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Vents and Piping. Upgrades and replacement.
~mike gradziel.
January 2014:
After years of fretting about the condition of the water heater, which from its perch in the attic over the garage was situated to wreak havoc if a fast leak developed, I replaced it with a sleek efficient new made-in-USA Bradford White ultra low NOx 40 gallon tank. The old heater almost certainly had never been drained (it should have had annual flushing of sediment) and I was afraid to touch it for fear of setting off a series of failures before I was ready to install a new tank. The top of the outer casing was deeply rusted, and I didn't know what condition the tank itself was in. I got a permit from city hall, drove across the bay to a plumbing supply in Pleasanton to buy the heater, and bought a new drip pan and some pipe fittings. From REI I bought two pulleys meant for hoisting gear while rock climbing, and I rigged these from the rafters using webbing and carabiners from my climbing gear. With 12mm static line strung to make a 2:1 lift, lowering the old tank and then raising the 160lb new tank was feasible - I scheduled the job for when Dad was visiting, and the two of us had it all done within a few hours.

First we shut off the gas and then did laundry and sent Joy to take a shower to use up the good hot water. Upon disconnecting the hot water pipe I discovered that my new self-adjusting mixing valve at the bathtub will pass water from cold to hot, so I had to shut off water to the whole house instead of just isolating the cold water supply to the tank. I drained the tank onto the thirsty lawn (still hardly any rain here this winter) and we soon had it lowered to the ground. After vacuuming and setting out new blocks to distribute weight better, we raised the new tank into place and flushed a few gallons through it before filling it up and connecting the gas. I strapped it to the wall and fired it up, then soldered in the temperature/pressure vent pipe and connected the drip pan drain piping. Despite a few minor issues along the way - the water shutoff and related minor flood, and the usual challenges fitting new pipe into old piping, this was one of my most trouble-free upgrade projects ever. This heater has twice as much insulation as the old one, 2 inches, so I haven't decided yet if I will put a jacket on it. A jacket needs to be well sealed, especially at the top of the tank, to prevent air circulation and with the strapping it is hard to do this.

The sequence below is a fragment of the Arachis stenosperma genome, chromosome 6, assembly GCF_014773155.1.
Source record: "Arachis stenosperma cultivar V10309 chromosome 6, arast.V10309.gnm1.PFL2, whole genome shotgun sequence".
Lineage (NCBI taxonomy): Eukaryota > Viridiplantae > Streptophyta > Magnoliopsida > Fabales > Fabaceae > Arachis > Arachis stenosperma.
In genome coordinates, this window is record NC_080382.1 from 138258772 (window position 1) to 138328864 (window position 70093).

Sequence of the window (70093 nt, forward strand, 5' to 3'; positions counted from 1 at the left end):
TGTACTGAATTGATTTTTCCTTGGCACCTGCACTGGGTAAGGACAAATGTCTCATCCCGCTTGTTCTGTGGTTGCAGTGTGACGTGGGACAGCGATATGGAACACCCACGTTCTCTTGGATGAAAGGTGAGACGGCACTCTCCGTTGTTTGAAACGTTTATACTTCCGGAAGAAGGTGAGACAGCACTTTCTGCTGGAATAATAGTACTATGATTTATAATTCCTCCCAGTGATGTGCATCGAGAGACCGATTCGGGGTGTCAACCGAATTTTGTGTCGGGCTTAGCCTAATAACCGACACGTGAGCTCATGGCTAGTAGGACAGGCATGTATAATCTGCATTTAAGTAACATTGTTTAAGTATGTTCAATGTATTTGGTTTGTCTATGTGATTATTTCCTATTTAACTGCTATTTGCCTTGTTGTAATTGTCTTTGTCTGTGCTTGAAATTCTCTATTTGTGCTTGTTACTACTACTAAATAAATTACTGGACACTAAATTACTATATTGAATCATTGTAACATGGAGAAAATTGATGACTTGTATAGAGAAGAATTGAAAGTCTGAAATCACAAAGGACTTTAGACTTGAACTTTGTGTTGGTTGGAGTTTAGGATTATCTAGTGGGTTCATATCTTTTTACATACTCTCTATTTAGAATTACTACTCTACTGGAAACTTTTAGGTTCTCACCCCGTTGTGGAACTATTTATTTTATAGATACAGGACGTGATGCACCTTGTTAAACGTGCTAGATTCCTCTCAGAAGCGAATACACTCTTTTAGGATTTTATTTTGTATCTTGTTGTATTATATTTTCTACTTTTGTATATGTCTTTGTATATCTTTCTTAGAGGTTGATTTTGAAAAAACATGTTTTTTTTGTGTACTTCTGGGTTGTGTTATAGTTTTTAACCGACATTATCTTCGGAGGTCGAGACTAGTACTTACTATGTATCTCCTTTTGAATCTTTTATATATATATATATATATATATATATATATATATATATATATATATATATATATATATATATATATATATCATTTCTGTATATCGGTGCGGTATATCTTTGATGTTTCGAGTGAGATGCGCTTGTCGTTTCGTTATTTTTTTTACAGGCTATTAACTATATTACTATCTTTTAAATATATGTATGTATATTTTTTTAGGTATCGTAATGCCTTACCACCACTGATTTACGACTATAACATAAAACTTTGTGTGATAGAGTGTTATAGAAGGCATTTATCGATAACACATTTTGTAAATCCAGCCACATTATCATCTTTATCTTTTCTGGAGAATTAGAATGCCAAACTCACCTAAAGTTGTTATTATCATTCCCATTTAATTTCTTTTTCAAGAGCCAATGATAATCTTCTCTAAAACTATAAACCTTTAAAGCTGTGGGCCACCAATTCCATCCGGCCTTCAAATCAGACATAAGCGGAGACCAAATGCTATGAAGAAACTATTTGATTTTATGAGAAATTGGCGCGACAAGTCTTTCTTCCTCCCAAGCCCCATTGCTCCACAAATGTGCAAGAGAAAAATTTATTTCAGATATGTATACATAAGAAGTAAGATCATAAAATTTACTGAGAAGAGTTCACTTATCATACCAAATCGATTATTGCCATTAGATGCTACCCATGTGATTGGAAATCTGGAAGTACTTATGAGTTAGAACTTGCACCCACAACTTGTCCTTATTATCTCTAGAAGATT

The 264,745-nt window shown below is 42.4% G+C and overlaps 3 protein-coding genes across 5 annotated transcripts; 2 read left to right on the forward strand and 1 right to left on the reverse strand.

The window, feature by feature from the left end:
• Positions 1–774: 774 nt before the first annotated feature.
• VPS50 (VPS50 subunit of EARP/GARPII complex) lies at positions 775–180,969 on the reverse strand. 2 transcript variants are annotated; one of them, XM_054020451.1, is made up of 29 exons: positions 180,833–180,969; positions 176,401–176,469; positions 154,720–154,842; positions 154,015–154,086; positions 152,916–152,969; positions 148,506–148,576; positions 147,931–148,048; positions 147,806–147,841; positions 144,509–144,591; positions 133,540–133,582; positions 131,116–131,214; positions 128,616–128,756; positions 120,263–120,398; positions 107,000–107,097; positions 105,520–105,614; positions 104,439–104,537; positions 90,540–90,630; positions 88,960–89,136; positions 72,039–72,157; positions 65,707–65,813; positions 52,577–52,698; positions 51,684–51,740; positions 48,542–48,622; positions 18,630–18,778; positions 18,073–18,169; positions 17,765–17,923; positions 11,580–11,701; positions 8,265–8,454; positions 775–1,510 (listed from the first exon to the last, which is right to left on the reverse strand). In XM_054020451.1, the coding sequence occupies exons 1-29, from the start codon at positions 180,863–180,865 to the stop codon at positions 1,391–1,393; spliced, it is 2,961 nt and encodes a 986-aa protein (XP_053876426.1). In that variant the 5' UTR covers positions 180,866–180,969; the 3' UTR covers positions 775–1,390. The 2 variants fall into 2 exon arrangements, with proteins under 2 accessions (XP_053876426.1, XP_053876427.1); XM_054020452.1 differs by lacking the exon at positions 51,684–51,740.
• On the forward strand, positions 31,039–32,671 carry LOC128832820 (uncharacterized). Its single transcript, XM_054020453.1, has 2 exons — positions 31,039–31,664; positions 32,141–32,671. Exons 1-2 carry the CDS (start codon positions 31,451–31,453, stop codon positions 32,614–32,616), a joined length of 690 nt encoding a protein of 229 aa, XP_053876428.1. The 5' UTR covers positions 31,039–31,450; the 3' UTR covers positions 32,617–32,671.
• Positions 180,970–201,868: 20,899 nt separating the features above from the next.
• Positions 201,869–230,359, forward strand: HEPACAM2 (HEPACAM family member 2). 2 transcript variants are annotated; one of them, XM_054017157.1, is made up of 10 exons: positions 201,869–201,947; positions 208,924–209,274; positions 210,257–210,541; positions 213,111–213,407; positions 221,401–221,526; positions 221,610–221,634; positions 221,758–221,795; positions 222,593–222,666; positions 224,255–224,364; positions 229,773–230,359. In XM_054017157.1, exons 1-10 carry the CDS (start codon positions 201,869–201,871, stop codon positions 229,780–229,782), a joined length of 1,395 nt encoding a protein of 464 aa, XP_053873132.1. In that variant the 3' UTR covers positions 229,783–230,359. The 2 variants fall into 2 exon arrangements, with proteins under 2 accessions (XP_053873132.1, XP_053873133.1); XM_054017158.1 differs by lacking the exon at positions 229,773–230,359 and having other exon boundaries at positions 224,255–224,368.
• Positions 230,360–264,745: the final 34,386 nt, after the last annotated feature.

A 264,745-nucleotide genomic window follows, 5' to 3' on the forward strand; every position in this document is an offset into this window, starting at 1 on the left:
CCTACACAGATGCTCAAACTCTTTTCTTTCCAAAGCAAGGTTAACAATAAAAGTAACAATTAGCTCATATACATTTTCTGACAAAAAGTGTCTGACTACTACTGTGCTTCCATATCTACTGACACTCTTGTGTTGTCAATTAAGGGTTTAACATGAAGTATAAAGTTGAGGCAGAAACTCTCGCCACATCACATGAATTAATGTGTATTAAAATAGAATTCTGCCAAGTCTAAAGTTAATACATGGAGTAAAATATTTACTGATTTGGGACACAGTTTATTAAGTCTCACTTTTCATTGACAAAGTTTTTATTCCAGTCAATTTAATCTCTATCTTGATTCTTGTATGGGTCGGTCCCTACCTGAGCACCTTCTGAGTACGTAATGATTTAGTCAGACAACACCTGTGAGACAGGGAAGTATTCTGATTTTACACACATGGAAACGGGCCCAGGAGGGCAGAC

the old water heater rusted tank shell hoisting out the old tank
hoisting out the old tank new drip pan vent and water connections
raising the new heater raising the new heater new heater, strapped and connected

Fall 2011:
Some of the water supply was copper, and the rest was galvanized steel - even little stubby foot-long sections of steel between copper pipe installed at different times. When we turned the cold water on in the tub, which hardly ever gets used, the water would come out rusty brown. The washer cold water hose screen was full of rust (the hot water had been replaced with copper, but not the cold water pipe. The previous owner was being cost conscious but not practical). While running new buried pipe to the back yard for irrigation and hose hookups, I replaced the rest of the galvanized pipe in a single twenty-hour long session that also involved turning off the gas supply and tearing out gas pipe so I could put a clean sheet of drywall behind the water heater in the garage and then run pipes through holes in the wall, rather than do some sort of ugly slotting. Plus, the gas line looked like it had been added on to half a dozen times using whatever fittings the plumber happened to have leftover from the last job. When I took it apart, I found one almost completely obstructed by a big gob of hardened pipe seal compound. There is only one foot-long section of steel left supplying the toilet, and I will replace that when I re-wire the adjacent bedroom and am making holes in walls there.

I started replacing pipe late morning on a Saturday, crawling into and out of the space under the house countless times. Once the water was reconnected and flushed, and I could take a shower and go to sleep, the sun had come up and it was Sunday. To make things even more unpleasant, I had not reconnected any of the gas pipe and the shower was cold. It took several more days to get the gas pipe run to the water heater, because I had to put up more sheetrock and get pipe cut to length and threaded (and I had to spend my days at the office, working). I fastidiously cleaned the threads with isopropanol and a wire brush, applied the appropriate amount of sealant, and made them tight with pipe wrenches. No leaks. I put in new flex hoses to the appliances, new shutoff valves, and good pipe supports.
original gas piping rust-filled washing machine valve rust filled sewer vent pipe